Washington County ordered to write new wildlife area protections
For years, a group of Metzger residents have been battling to save a stand of old-growth Douglas fir trees from being torn down to make way for homes.
Now, that battle has prompted state land use regulators to take action.
In a May ruling, the Oregon Land Conservation and Development Commission said Washington County was out of compliance with planning goals designed to protect significant natural resources.
In its ruling, the commission ordered the county to stop processing housing development applications for areas designated as "significant wildlife habitats" until the county adopts new, enforceable regulations.
How much development the county's new rules will allow on significant wildlife habitats still remains to be seen, however.
Local environmentalists are pushing for the county's new regulations to make it difficult for developers to build on the county's last remaining areas designated as significant natural resources.
But the demand for housing continues to rise as the region's population grows, and local governments are eager to meet it after years of constraints.
The state requires only that housing regulations be "clear and objective," not that regulations prevent or promote housing developments on significant natural areas.
The county has until May 2021 to develop new rules to guide housing developments on significant wildlife habitats. The county's Department of Land Use & Transportation is currently working with a consultant to develop its new rules, and officials expect a new development code to be considered by the county commission as soon as this fall.
How much mitigation is enough mitigation?
LCDC issued its enforcement order after being petitioned by residents opposing a proposed housing development on a 2.56-acre property in Metzger.
Part of the property — located between Southwest Cedarcrest and Birch streets, about a mile east of Washington Square — has Douglas fir trees that are estimated at more than 100 years old and stand more than 150 feet tall.
The county has designated the area as a significant natural resource due to its wildlife habitat. The county gave the area its designation in the 1980s while adopting statewide planning Goal 5, which requires local governments to inventory significant natural resources and come up with programs to protect them. The programs include guidelines for permitting housing developments.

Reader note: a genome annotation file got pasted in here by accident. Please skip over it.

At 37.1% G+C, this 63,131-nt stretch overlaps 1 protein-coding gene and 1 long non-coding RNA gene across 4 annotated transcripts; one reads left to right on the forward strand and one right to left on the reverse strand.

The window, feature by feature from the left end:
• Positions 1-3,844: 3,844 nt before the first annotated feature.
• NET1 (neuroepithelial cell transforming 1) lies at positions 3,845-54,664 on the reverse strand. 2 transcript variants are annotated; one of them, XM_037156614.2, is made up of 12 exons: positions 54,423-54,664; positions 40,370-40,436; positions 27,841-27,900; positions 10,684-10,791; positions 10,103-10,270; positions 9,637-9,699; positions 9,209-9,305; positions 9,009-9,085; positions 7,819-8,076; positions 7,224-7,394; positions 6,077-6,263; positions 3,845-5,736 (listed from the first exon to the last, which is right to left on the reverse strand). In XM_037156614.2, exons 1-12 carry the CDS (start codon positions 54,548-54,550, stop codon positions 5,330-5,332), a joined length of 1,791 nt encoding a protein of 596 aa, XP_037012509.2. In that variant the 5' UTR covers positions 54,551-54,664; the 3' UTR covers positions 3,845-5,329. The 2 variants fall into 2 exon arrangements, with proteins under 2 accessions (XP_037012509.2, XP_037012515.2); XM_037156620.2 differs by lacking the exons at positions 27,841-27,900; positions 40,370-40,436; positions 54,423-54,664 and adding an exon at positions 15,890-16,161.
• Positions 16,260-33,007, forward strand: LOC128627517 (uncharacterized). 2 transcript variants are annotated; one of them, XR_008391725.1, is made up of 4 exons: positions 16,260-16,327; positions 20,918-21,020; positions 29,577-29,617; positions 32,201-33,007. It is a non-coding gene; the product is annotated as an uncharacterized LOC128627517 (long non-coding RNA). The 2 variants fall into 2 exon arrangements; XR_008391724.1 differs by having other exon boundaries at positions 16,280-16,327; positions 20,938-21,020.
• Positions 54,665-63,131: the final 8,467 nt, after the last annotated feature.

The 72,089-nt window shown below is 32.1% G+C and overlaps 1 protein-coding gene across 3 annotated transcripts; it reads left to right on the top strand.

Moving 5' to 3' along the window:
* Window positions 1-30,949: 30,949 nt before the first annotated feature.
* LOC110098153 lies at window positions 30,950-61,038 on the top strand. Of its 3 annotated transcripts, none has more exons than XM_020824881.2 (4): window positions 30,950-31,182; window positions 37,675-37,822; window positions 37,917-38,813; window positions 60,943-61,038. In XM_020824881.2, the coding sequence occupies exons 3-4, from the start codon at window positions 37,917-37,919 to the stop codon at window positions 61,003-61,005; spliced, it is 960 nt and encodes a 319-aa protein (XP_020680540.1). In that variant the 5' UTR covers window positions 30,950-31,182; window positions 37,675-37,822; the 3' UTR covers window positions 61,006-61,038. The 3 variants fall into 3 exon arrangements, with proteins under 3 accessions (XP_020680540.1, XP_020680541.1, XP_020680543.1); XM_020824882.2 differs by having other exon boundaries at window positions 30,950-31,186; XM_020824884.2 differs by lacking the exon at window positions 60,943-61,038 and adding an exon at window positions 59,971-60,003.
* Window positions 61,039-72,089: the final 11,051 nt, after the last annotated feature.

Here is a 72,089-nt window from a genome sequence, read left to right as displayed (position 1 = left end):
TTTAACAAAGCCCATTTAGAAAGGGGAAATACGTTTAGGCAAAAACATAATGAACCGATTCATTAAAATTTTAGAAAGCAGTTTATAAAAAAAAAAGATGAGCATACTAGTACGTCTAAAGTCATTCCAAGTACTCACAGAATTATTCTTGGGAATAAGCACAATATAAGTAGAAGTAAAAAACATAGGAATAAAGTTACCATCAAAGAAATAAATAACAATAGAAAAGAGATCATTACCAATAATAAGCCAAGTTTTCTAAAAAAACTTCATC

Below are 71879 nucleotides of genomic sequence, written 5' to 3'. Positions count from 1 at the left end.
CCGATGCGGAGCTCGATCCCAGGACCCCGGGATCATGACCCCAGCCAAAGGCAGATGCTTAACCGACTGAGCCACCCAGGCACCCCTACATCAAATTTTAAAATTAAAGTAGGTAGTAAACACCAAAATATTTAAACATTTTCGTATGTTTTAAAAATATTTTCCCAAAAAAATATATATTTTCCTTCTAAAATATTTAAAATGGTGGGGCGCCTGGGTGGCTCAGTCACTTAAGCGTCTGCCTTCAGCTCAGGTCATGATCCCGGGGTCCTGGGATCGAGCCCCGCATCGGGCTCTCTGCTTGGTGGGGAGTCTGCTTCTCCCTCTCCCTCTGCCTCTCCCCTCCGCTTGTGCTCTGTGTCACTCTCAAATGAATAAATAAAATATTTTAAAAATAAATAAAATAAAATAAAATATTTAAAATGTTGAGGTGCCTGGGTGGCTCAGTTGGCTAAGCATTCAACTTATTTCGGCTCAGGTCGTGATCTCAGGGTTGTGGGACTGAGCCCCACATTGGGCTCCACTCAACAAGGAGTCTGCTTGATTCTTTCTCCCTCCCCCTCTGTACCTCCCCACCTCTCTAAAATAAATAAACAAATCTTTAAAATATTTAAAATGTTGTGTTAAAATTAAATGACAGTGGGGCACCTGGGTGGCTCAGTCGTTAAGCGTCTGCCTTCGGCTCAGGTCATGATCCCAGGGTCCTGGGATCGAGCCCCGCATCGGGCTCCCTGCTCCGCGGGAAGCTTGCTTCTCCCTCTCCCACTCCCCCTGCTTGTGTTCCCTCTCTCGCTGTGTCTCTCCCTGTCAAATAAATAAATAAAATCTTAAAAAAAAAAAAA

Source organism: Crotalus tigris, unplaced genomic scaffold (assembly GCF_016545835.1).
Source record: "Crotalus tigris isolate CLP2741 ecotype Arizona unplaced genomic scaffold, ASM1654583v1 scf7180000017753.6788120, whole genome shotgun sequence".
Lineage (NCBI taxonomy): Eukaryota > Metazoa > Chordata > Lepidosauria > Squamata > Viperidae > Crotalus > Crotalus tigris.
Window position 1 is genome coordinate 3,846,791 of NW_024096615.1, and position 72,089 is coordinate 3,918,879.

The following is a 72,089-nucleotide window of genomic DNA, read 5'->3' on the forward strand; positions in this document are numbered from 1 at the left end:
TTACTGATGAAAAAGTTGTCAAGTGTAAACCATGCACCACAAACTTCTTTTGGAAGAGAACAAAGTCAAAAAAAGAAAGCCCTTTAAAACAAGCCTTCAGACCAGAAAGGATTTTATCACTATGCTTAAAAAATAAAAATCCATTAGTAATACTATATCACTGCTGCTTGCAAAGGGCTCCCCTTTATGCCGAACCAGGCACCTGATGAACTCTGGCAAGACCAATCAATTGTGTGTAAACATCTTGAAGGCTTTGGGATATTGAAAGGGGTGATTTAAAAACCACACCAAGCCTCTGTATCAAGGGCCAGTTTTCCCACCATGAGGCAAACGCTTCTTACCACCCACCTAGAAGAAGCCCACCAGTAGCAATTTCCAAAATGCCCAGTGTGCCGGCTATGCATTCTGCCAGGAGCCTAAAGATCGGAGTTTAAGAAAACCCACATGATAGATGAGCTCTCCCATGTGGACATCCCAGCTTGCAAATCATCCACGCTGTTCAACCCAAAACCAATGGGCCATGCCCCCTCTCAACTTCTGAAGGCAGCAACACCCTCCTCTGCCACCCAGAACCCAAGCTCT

In 2016, Venture Properties Inc. applied to develop about half of the Metzger property into six residential lots. Most of the fir grove would be uprooted to make room for three of the six proposed lots.
Venture planned to mitigate the loss of the trees, as required by the county, by planting juvenile trees elsewhere on the property.
But neighbors of the property objected to the proposed mitigation. They said planting juvenile tress could not make up for the lost ecological value of the large fir trees.
"If you're cutting down 100-foot-tall trees that have been around for a long time and instead you plant a two-foot tree, it's going to take a long time for that to make up the difference," said Jim Long, who has been involved with neighbors' efforts to stop the development and is the chair of Community Participation Organization 4M, which covers Metzger, Durham and east Tigard.
After CPO meetings on the issue, more than 120 residents submitted letters urging the county to deny the development application. They argued the proposed mitigation was insufficient.
Neighbors compiled a list of more than 60 different species they've seen near the fir grove, including beavers, deer, and birds such as owls, hawks, woodpeckers and hummingbirds.
"I've seen a great blue heron," Long added.
He explained, "We're speaking up for wildlife — they can't speak up for themselves. They don't know when they're going from Washington County into Tigard or into Beaverton. We need to protect and maintain these wildlife corridors so they have places to move and hunt for their food."
Despite local opposition, a hearings officer for the county approved the development on the property.
The decision came after changes to the state's "needed housing" statute in 2017 invalidated the county's code guiding mitigation protections for significant natural resources, according to Ken Dobson, an attorney representing residents who opposed the development.
Historically, the needed housing statute applied only to land considered "buildable" and required any regulations on housing developments to be "clear and objective." Areas designated as significant natural resources were not considered buildable.
In 2017, the Oregon Legislature amended the needed housing statute, expanding the definition of buildable land by stating that all housing is considered "needed housing."